The Department of Justice announced on Friday that a federal grand jury in Washington, D.C. approved an indictment against 13 Russians for their efforts to interfere in the 2016 presidential election.
The 37-page indictment signed by Special Counsel Robert Mueller says that Russian came to America with the “strategic goal to sow discord in the U.S. political system including the 2016 election” as early as 2014.
The new charges allege that Russians, who were given a multi-million dollar monthly budget, created false U.S. personas and stole identities of real U.S. citizens in order to meddle in the 2016 election and carry out information warfare.
In a press conference, Deputy Attorney General Rod Rosenstein said the Russians wanted to “promote discord in the United States.”:
“The indictment alleges that the Russian conspirators want to promote discord in the United States and undermine public confidence in democracy.”
The indictment says the efforts began in 2014 when a Russian based organization, Internet Research Agency, used social media platforms to spread divisive messages leading up to the 2016 election.
Russian operatives wanted to help then-candidate Donald Trump and hurt Democratic presidential nominee Hillary Clinton:
“Defendants’ operations included supporting the presidential campaign of then-candidate Donald J. Trump and disparaging Hillary Clinton. Defendants made various expenditures to carry out those activities, including buying political advertisements on social media in the names of U.S. persons and entities.”
Russian operatives are also alleged to have organized political rallies and coordinated with grassroots organizations through the country. The indictment says that Russians focused their efforts in swing states such as Colorado, Virginia, and Florida.
The indictment also states that Russian operatives staged protests against President Trump after the election.
The defendants are being charged with conspiracy to defraud the United States. Three defendants face charges of conspiracy to commit wire fraud and bank fraud, and five defendants face charges of aggravated identity theft.
A California man, Richard Pinedo, pleaded guilty to identity fraud on Friday shortly after the Mueller indictment was released. Pinedo sold bank account numbers over the Internet to helped circumvent security protocols online digital payment companies.
Rosenstein added that the Russian efforts did not alter the outcome of the 2016 presidential election:
“There is no allegation in the indictment that the charged conduct altered the outcome of the 2016 election.”
The indictment also says that some Russians disguised their identities and communicated with ‘unwitting’ associates of the Trump campaign:
“Some defendants, posing as U.S. persons and without revealing their Russian association, communicated with unwitting individuals associated with the Trump Campaign and with other political activists to seek to coordinate political activities.”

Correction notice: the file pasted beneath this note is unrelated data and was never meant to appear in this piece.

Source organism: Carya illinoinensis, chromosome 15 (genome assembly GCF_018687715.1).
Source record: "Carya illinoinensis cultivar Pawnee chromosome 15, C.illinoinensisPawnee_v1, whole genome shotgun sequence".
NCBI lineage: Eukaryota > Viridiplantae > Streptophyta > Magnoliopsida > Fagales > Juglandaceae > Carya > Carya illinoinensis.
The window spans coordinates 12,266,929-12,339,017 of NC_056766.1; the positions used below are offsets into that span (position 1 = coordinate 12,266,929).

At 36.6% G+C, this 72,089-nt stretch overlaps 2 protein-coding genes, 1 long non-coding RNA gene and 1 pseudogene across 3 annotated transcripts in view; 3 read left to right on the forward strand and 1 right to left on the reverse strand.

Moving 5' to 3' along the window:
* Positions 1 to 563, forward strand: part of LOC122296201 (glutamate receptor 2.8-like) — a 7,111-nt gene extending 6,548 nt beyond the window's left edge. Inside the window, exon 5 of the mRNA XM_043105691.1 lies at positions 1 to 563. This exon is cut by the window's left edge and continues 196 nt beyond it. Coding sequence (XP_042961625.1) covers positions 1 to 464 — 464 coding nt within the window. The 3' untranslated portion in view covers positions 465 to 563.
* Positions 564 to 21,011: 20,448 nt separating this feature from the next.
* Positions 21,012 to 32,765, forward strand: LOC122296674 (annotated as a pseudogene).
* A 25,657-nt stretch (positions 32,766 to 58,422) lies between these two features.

During the press conference, Rosenstein stated that there is “no allegation” that Americans knowingly worked with Russians to swing the election:
“There is no allegation in this indictment that any American was a knowing participant in this illegal activity.”
Hours after the announcement of the indictment, President Trump took to Twitter to highlight that the Justice Department said the Russian efforts began in 2014 and there is not an allegation of Russian collusion:
However, Congressional Democrats were not convinced that Friday’s news meant that the collusion theory was dead. House Minority Leader Nancy Pelosi (D-California) released a statement Trump’s handling of the Russia investigation:
“The Special Counsel’s indictment makes absolutely clear that the Russians perpetrated a strategic effort to undermine and influence the 2016 U.S. presidential election to support the campaign of Donald Trump, and are continuing to interfere with our elections. As desperately as President Trump insists that the Special Counsel investigation is a ‘hoax’, these latest indictments build on multiple guilty pleas and indictments of several Trump campaign officials, demonstrating the gravity of the Trump-Russia scandal.”
In a White House statement, the president was quoted as saying America must take action to prevent foreign meddling in future elections:
“We cannot allow those seeking to sow confusion, discord, and rancor to be successful. It’s time we stop the outlandish partisan attacks, wild and false allegations, and far-fetched theories, which only serve to further the agendas of bad actors, like Russia, and do nothing to protect the principles of our institutions. We must unite as Americans to protect the integrity of our democracy and our elections.”
Rosenstein noted that Special Counsel Robert Mueller’s investigation is ongoing.